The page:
The following contemplates improved apparatuses and methods that overcome the aforementioned limitations and others.

BRIEF SUMMARY

According to one aspect, an imaging method is provided. Mark positions are defined for one or more detector heads at one or more marked angular orientations. The mark positions for at least one marked angular orientation include a tangential offset of at least one detector head. Imaging data are acquired using at least the one or more detector heads following a conformal trajectory passing through the defined mark positions. The acquired imaging data are reconstructed into a reconstructed image.

According to another aspect, a processor is configured to perform the imaging method set forth in the first paragraph of this Summary in conjunction with a gamma camera that includes the one or more detector heads.

According to another aspect, an imaging apparatus is provided for performing the imaging method set forth in the first paragraph of this Summary.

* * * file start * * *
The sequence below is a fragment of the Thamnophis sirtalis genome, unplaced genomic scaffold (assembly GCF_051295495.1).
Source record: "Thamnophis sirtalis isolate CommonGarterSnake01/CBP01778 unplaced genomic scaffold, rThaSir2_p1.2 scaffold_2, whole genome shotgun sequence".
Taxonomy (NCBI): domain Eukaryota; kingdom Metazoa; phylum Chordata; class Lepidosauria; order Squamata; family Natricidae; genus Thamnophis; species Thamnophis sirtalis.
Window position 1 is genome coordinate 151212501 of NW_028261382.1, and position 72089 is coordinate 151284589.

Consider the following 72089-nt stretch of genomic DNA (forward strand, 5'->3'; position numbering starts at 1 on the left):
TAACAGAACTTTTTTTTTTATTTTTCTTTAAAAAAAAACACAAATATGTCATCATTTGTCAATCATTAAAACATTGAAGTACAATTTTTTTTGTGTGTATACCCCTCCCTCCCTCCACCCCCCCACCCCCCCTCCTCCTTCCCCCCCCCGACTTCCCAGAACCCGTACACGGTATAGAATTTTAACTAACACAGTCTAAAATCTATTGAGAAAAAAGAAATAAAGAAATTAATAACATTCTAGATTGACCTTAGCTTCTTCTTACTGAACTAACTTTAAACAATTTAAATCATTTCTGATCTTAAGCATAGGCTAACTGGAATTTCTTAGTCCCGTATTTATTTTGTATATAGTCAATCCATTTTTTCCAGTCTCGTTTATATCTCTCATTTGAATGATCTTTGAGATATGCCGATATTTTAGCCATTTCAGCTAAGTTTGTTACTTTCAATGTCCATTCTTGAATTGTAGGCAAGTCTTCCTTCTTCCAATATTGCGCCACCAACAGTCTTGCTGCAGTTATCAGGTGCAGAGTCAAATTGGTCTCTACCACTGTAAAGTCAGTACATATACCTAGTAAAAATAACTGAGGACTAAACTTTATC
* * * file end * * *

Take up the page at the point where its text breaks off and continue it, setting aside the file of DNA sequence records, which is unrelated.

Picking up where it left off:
According to another aspect, a method of imaging with a nuclear camera that includes at least one detector head is provided. The detector head has a radiation receiving face. An active subregion of the radiation receiving face is defined which is active to receive radiation and deactivating a remainder of the radiation receiving face. The active subregion is sized in accordance with a region of interest of a subject to be imaged. The detector head is moved in a path around the region of interest. The moving includes moving the detector head with circumferential, radial, and tangential components of motion. As the detector head moves, the active subregion on the radiation receiving face is dynamically shifted to maintain the active region aligned with the region of interest.